Vitamin A deficiency weakens the immune system and can have a devastating impact on young children. In addition to putting a child at greater risk of disease and early death, vitamin A deficiency is the leading cause of preventable blindness in children. Nutrition International, with funding from the Government of Canada, donates vitamin A capsules to all states in Nigeria through the United Nations Children’s Fund (UNICEF). But ensuring an adequate supply of vitamin A is only the first step. The country office works closely with government and local stakeholders to increase access and boost intake to address this micronutrient deficiency.

Leveraging national Maternal Newborn and Child Health (MNCH) weeks is a core strategy to this approach. Nutrition International provides programmatic support to the national government and seven states to sustainably improve access to sufficient high-quality vitamin A supplementation (VAS) services as well as to increase demand for, and use of, services provided.

“To provide a brief background, an evaluation of the MNCH weeks in 2016 revealed that one of the reasons for poor VAS coverage was low client turnout and low demand for VAS due to poor social and community mobilization during the MNCH week,” said Deborah Benneth, Nutrition International’s VAS program manager in Nigeria. “We saw the need to develop a VAS specific evidence-based Social Behaviour Change Communication (SBCC) strategy. From the process, we saw that health workers played a significant role in service delivery and communication.”

Nutrition International field staff with a town crier mobilizing for a vitamin A distribution in Nigeria

Between 2017 and 2020, Nutrition International developed and implemented a communications strategy targeted to improve vitamin A supplementation uptake, utilizing posters, radio jingles and job aids. In 2020, the strategy was adapted to the COVID-19 context and implemented in Kebbi and Katsina states.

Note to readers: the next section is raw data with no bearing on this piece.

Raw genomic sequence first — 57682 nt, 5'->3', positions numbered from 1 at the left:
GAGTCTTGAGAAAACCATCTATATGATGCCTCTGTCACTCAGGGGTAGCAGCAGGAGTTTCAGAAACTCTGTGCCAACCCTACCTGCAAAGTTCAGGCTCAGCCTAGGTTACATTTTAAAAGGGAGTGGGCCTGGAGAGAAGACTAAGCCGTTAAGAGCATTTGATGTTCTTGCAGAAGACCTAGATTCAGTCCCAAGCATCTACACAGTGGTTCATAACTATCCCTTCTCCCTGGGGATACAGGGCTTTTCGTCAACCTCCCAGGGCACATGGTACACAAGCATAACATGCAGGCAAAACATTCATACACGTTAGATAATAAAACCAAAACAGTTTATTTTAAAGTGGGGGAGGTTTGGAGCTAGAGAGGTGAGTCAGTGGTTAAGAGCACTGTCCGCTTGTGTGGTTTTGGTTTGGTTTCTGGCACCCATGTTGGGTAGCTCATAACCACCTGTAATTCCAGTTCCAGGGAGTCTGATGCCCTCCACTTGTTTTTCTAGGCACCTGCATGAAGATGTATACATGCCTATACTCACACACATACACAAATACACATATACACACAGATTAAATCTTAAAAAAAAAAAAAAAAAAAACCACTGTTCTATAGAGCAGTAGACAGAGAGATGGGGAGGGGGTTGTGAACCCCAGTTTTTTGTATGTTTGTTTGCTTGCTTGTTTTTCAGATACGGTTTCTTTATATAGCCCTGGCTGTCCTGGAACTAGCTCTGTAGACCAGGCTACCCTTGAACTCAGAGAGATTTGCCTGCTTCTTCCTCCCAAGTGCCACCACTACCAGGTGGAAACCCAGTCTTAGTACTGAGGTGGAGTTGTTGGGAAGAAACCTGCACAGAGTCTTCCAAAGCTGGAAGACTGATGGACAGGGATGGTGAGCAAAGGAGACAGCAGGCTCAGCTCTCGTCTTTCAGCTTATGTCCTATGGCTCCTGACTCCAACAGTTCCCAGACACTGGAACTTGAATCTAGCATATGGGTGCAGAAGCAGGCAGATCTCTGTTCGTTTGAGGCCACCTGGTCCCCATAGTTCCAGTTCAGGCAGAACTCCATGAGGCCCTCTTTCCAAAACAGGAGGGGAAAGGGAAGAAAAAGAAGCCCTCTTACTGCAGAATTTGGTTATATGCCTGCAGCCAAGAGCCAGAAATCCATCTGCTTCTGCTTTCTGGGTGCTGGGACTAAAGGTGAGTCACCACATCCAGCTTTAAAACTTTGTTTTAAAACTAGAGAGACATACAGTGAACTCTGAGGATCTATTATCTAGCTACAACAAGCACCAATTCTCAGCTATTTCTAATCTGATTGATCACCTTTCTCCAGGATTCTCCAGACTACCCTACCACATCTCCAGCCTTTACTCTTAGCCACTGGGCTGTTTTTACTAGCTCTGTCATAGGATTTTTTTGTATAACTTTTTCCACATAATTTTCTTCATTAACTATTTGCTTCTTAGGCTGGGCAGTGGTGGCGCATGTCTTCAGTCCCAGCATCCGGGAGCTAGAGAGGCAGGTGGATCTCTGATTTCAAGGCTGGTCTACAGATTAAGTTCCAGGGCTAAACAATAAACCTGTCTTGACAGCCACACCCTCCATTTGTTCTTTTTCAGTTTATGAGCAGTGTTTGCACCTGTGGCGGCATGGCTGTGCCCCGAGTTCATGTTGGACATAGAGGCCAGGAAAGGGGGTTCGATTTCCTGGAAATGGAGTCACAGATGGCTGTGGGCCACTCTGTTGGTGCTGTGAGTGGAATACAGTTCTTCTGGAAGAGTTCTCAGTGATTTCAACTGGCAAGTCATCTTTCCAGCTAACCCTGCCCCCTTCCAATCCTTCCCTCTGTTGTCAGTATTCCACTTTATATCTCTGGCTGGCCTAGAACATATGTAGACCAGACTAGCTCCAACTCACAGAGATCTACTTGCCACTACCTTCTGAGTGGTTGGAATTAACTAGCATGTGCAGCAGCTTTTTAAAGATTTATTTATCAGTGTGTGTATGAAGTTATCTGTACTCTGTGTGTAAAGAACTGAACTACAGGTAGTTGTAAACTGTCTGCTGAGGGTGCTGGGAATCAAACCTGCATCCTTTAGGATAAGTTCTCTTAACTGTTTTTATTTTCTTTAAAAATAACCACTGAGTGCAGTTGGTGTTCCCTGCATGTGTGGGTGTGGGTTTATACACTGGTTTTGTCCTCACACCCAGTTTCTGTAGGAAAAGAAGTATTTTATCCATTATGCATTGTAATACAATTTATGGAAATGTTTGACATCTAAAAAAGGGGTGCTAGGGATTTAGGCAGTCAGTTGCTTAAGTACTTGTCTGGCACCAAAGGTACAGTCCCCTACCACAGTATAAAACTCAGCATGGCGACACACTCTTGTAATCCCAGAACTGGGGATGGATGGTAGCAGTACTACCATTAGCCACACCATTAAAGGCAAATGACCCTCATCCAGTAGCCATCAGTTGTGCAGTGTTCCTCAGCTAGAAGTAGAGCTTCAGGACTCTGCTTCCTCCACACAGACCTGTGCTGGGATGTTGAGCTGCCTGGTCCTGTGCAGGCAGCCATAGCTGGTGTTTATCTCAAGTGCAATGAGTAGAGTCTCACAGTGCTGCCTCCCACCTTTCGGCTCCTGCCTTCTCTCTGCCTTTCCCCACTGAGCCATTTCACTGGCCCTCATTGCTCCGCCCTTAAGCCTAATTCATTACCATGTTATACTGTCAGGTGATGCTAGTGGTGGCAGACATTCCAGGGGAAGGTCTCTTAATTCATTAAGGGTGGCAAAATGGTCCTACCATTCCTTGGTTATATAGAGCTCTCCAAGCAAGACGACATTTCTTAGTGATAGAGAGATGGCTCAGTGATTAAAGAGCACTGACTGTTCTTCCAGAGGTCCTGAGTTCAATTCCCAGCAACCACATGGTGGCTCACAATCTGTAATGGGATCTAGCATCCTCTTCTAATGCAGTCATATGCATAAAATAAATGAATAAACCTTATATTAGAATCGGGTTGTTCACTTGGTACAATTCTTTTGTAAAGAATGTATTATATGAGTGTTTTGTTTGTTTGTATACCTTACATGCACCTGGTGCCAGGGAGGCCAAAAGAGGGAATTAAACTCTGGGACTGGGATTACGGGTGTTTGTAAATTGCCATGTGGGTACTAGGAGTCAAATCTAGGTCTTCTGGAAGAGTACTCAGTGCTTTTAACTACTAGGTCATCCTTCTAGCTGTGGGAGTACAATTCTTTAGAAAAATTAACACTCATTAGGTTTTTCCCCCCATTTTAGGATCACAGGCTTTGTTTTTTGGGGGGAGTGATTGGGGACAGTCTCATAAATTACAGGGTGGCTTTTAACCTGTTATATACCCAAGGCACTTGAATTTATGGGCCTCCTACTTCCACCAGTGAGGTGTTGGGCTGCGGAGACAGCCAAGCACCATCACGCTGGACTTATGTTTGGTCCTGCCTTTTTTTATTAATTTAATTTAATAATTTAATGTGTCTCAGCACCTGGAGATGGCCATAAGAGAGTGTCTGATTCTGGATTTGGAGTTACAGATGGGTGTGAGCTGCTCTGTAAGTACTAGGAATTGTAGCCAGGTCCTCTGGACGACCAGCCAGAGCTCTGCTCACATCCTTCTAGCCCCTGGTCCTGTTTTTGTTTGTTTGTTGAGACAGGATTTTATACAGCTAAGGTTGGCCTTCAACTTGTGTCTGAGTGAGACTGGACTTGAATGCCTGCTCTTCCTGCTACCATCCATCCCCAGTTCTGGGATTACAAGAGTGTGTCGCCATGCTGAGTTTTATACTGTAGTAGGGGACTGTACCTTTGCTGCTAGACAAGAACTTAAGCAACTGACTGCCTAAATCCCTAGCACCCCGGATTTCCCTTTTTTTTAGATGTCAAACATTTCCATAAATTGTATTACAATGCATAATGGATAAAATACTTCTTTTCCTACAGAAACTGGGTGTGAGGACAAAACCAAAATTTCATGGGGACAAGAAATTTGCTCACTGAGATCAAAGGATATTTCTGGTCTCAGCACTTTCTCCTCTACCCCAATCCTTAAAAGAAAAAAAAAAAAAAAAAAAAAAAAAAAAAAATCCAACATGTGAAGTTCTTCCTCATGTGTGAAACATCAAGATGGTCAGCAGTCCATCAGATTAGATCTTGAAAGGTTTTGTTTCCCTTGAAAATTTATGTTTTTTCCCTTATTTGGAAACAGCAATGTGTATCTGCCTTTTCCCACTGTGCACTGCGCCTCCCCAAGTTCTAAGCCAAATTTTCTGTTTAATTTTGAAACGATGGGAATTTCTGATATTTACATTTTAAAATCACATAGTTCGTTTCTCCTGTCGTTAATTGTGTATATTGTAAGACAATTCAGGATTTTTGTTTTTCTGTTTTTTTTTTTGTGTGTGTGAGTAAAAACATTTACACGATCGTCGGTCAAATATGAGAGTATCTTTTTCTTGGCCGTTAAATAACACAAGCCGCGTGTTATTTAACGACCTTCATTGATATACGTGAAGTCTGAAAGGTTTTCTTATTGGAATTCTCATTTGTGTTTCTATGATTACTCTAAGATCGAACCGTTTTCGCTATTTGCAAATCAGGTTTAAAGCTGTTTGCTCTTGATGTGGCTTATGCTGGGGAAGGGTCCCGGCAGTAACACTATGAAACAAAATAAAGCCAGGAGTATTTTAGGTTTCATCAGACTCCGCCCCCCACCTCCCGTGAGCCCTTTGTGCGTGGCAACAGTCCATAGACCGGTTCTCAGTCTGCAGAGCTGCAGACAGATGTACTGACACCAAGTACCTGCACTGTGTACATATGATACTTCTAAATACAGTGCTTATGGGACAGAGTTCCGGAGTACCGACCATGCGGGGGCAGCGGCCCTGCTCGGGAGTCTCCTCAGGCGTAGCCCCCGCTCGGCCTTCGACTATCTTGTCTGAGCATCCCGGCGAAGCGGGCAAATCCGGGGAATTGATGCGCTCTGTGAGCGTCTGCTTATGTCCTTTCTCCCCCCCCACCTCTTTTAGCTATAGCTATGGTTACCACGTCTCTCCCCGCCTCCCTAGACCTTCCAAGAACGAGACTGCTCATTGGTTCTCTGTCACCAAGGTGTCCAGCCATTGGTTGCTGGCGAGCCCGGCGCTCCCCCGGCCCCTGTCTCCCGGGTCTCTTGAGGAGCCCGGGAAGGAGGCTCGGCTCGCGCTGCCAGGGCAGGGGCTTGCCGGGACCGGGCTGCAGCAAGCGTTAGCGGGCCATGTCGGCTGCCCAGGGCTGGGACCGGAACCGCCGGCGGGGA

“There were logistical issues with respect to vitamin A capsule distribution during the MNCH week, but with support from Nutrition International in the state, their officer provided technical support and guidance that addressed logistical bottlenecks in distribution,” said Maryam Aliu, a health worker from one of the primary health care facilities in Mashi Local Government Area (LGA) in Katsina state.

“The SBCC strategies, posters, radio jingles and jobs aids helped us a lot; the posters were colourful and attractive. Children and other people loved the pictures on the posters and many of them were attracted to them,” Aliu shared.

The results speak for themselves. Katsina State recorded an increase in VAS coverage from 18% in 2019 to 80% in December 2020, reaching about 1,303,997 eligible children. Dr. Nafisa Sanni, director for primary healthcare in Katsina, attributed the huge improvement in VAS coverage to Nutrition International’s support and physical presence in the state.

Factors that contributed to the significant success recorded for VAS in Katsina State

Radio jingles helped create awareness about the program to residents in villages, reaching an estimated 788,000 caregivers. Jingles were aired on key radio stations multiple times a day in the local language, providing essential information on the start and location of programs.

Two town announcers per ward were engaged and trained for community mobilization and sensitization of caregivers throughout the MNCH week. Talking points for town announcers were translated to the local language. Engagement and deployment of the announcers were essential for effective social mobilization.

“With support from Nutrition International in the state, their officer provided technical support and guidance that addressed logistical bottlenecks in distribution.”

Over 2,800 job aids were distributed to health workers on how to tally vitamin A data and how to administer VAS in the context of COVID-19, providing helpful guidance to health workers. The communication materials were created in such a way to be useful during the pandemic and to remain relevant post-pandemic. “The job aids served as a reminder for me on how to administer vitamin A and how to fill the tally sheet after administration,” said Aliu. “As a health worker, I made use of the job aids provided and they helped my work in supplementing the children.”

The project also resolved challenges regarding the timely distribution of vitamin A capsules. NI field staff ensured availability and a steady supply by improving coordination and planning to all LGAs across the state.

Finally, independent monitors were engaged to provide supportive supervision. The range of financial and technical supports provided to Katsina enabled effective and efficient planning, implementation, and monitoring of VAS implementation through the MNCH week.

This article was originally published in Nigeria INGO Forum‘s quarterly newsletter.